Given this intertwined reality, it is disconcerting that the Christian context is never openly mentioned. "Ethical constraints" are occasionally alluded to, as for example the ideal of poverty above riches, and the Christian meaning of the word ἐλεημοσύνη is read as "an implicit request for largesse," but there is no attempt at placing such concepts within a larger system of reference in Byzantine thought. For example, the untouchable status of the Byzantine emperor is remarkably altered when a 'poet' could express such a degree of intimacy as to ask him to exchange place on his throne (297), while the parrhesia with which Psellos claims to speak resonates with the attitude that Christians reserve for God the Father. In his discussion of pothos as a spiritual motivation in dedications, Bernard does not see anything more vital in justifying the dedication of a Psalter than "inner feelings of devotion" and accepts the usual translation of this word as 'desire' which reads awkwardly in English (320-322).
A great deal of the book is devoted to information and speculation not only on the ways Byzantine intellectuals interacted with each other--both competitively and (perhaps less often) collaboratively--and with their patrons, above all the emperor; but also how they taught students in schools and private classes. Specific topics such as the use of schede (exams in riddle-form, perhaps) in classroom contexts and in pan-Constantinopolitan competitions are extensively treated. I have found the topic of gifts in the chapter on patronage particularly interesting, and helpfully set within a broader anthropological discussion of their use in society.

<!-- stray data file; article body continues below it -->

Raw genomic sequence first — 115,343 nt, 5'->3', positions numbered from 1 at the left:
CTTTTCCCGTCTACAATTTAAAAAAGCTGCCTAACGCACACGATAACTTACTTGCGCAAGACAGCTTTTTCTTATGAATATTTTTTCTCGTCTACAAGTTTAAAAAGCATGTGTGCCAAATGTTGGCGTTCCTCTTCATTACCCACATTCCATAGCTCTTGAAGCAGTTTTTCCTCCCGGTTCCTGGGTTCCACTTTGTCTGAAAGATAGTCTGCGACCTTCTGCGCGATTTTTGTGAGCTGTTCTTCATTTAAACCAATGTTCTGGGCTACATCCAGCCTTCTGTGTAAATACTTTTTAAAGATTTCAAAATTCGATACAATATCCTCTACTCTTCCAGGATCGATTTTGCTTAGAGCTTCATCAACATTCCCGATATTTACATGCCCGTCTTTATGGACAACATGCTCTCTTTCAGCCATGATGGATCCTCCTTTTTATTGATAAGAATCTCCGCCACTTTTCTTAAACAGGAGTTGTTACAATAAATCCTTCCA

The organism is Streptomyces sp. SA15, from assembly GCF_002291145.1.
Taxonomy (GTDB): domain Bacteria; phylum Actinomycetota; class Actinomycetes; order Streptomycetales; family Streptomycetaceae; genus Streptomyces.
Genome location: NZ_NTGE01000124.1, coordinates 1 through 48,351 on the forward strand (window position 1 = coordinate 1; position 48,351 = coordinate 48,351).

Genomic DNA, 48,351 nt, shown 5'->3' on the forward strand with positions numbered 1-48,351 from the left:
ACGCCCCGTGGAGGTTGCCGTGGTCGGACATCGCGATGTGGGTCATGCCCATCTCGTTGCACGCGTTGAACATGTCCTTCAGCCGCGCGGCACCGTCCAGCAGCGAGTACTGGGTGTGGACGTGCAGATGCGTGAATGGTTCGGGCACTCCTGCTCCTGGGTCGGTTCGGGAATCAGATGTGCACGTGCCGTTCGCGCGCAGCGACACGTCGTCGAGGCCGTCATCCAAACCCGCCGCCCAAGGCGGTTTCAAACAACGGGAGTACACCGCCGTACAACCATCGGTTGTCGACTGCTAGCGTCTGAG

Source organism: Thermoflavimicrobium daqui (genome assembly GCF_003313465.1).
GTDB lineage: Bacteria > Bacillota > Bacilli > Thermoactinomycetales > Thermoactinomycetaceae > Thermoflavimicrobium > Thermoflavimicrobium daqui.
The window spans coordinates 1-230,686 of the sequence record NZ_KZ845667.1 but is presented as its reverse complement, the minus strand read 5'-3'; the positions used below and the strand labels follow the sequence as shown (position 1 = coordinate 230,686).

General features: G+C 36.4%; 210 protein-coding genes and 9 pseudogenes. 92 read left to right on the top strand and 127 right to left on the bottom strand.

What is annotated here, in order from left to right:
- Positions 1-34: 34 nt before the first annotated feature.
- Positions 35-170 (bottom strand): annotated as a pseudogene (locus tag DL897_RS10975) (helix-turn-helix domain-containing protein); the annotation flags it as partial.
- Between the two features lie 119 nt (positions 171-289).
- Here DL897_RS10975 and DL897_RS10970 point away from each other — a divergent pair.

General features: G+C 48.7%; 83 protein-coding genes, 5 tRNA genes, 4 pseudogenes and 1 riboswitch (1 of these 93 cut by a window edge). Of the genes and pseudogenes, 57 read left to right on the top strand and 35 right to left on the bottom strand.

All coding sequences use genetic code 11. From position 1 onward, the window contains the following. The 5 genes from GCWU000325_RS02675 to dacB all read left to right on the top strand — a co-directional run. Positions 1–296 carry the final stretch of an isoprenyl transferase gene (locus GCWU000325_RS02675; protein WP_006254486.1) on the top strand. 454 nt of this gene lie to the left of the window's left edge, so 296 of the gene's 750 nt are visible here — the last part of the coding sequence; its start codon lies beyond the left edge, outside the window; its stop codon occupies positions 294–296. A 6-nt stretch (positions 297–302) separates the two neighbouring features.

Bernard's rescuing of the "philological fossil" might have been more effective had comparative contexts been taken into account, setting the three star 'poets' presented within a (dare I say it) tradition of versification. On the contrary, the socio-cultural context of writing in verse is presented as entirely and exclusively characteristic of Byzantium at this time. This compartmentalization, symptomatic in the choice of Hellenistic spellings for proper names, may result awkward to the non-Byzantinist reader. It muddies the waters of what, exactly, Bernard is trying to defend or explain for us in his book, rich in materials and sources.